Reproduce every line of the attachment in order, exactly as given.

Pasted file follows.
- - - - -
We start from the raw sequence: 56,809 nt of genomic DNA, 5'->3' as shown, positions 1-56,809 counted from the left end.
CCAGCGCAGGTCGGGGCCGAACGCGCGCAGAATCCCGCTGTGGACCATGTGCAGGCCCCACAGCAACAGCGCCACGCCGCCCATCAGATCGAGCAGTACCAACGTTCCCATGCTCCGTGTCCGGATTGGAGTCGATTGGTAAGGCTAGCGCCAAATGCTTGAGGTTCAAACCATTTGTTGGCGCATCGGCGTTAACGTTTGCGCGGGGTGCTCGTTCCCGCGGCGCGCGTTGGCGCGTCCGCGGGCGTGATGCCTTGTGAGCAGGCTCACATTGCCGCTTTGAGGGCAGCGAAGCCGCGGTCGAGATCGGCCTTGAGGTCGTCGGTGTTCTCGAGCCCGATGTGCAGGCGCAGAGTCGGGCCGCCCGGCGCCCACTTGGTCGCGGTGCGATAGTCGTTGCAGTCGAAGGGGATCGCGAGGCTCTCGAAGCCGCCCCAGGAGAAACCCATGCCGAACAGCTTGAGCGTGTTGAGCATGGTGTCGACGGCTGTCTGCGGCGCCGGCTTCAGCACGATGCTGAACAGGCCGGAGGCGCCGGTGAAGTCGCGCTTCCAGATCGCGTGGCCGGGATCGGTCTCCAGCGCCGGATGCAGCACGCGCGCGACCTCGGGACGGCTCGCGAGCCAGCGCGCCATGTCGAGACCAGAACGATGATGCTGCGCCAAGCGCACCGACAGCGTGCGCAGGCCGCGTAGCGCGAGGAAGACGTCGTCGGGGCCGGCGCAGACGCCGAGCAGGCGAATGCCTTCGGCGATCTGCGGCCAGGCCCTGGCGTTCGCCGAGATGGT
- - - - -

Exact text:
We start from the raw sequence: 56,809 nt of genomic DNA, 5'->3' as shown, positions 1-56,809 counted from the left end.
CCAGCGCAGGTCGGGGCCGAACGCGCGCAGAATCCCGCTGTGGACCATGTGCAGGCCCCACAGCAACAGCGCCACGCCGCCCATCAGATCGAGCAGTACCAACGTTCCCATGCTCCGTGTCCGGATTGGAGTCGATTGGTAAGGCTAGCGCCAAATGCTTGAGGTTCAAACCATTTGTTGGCGCATCGGCGTTAACGTTTGCGCGGGGTGCTCGTTCCCGCGGCGCGCGTTGGCGCGTCCGCGGGCGTGATGCCTTGTGAGCAGGCTCACATTGCCGCTTTGAGGGCAGCGAAGCCGCGGTCGAGATCGGCCTTGAGGTCGTCGGTGTTCTCGAGCCCGATGTGCAGGCGCAGAGTCGGGCCGCCCGGCGCCCACTTGGTCGCGGTGCGATAGTCGTTGCAGTCGAAGGGGATCGCGAGGCTCTCGAAGCCGCCCCAGGAGAAACCCATGCCGAACAGCTTGAGCGTGTTGAGCATGGTGTCGACGGCTGTCTGCGGCGCCGGCTTCAGCACGATGCTGAACAGGCCGGAGGCGCCGGTGAAGTCGCGCTTCCAGATCGCGTGGCCGGGATCGGTCTCCAGCGCCGGATGCAGCACGCGCGCGACCTCGGGACGGCTCGCGAGCCAGCGCGCCATGTCGAGACCAGAACGATGATGCTGCGCCAAGCGCACCGACAGCGTGCGCAGGCCGCGTAGCGCGAGGAAGACGTCGTCGGGGCCGGCGCAGACGCCGAGCAGGCGAATGCCTTCGGCGATCTGCGGCCAGGCCCTGGCGTTCGCCGAGATGGT